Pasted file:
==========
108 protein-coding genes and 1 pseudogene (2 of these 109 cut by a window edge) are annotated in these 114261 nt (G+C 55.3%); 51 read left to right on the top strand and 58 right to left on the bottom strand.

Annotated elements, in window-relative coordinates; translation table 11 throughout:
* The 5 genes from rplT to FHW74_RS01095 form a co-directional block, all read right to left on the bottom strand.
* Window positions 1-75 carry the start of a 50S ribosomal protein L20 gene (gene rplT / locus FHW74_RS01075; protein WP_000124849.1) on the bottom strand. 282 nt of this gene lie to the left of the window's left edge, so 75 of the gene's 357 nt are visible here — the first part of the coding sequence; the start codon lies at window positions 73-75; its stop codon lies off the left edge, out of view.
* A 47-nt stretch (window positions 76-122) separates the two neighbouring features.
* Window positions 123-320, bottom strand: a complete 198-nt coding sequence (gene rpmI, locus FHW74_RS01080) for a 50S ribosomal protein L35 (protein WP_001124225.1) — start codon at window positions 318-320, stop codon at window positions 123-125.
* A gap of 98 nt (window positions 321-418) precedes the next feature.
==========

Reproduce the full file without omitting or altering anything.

108 protein-coding genes and 1 pseudogene (2 of these 109 cut by a window edge) are annotated in these 114261 nt (G+C 55.3%); 51 read left to right on the top strand and 58 right to left on the bottom strand.

Annotated elements, in window-relative coordinates; translation table 11 throughout:
* The 5 genes from rplT to FHW74_RS01095 form a co-directional block, all read right to left on the bottom strand.
* Window positions 1-75 carry the start of a 50S ribosomal protein L20 gene (gene rplT / locus FHW74_RS01075; protein WP_000124849.1) on the bottom strand. 282 nt of this gene lie to the left of the window's left edge, so 75 of the gene's 357 nt are visible here — the first part of the coding sequence; the start codon lies at window positions 73-75; its stop codon lies off the left edge, out of view.
* A 47-nt stretch (window positions 76-122) separates the two neighbouring features.
* Window positions 123-320, bottom strand: a complete 198-nt coding sequence (gene rpmI, locus FHW74_RS01080) for a 50S ribosomal protein L35 (protein WP_001124225.1) — start codon at window positions 318-320, stop codon at window positions 123-125.
* A gap of 98 nt (window positions 321-418) precedes the next feature.